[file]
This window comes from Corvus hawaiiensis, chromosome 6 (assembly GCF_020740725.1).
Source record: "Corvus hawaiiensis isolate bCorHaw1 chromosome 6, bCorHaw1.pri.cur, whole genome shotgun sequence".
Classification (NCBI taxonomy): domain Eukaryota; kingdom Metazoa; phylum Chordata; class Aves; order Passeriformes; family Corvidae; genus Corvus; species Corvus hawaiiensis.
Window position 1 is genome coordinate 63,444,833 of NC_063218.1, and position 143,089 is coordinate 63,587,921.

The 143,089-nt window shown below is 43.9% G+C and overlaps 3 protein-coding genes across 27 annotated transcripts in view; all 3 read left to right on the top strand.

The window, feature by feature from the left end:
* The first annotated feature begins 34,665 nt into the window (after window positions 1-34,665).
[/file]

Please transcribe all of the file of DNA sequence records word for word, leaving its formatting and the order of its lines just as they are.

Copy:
This window comes from Corvus hawaiiensis, chromosome 6 (assembly GCF_020740725.1).
Source record: "Corvus hawaiiensis isolate bCorHaw1 chromosome 6, bCorHaw1.pri.cur, whole genome shotgun sequence".
Classification (NCBI taxonomy): domain Eukaryota; kingdom Metazoa; phylum Chordata; class Aves; order Passeriformes; family Corvidae; genus Corvus; species Corvus hawaiiensis.
Window position 1 is genome coordinate 63,444,833 of NC_063218.1, and position 143,089 is coordinate 63,587,921.

The 143,089-nt window shown below is 43.9% G+C and overlaps 3 protein-coding genes across 27 annotated transcripts in view; all 3 read left to right on the top strand.

The window, feature by feature from the left end:
* The first annotated feature begins 34,665 nt into the window (after window positions 1-34,665).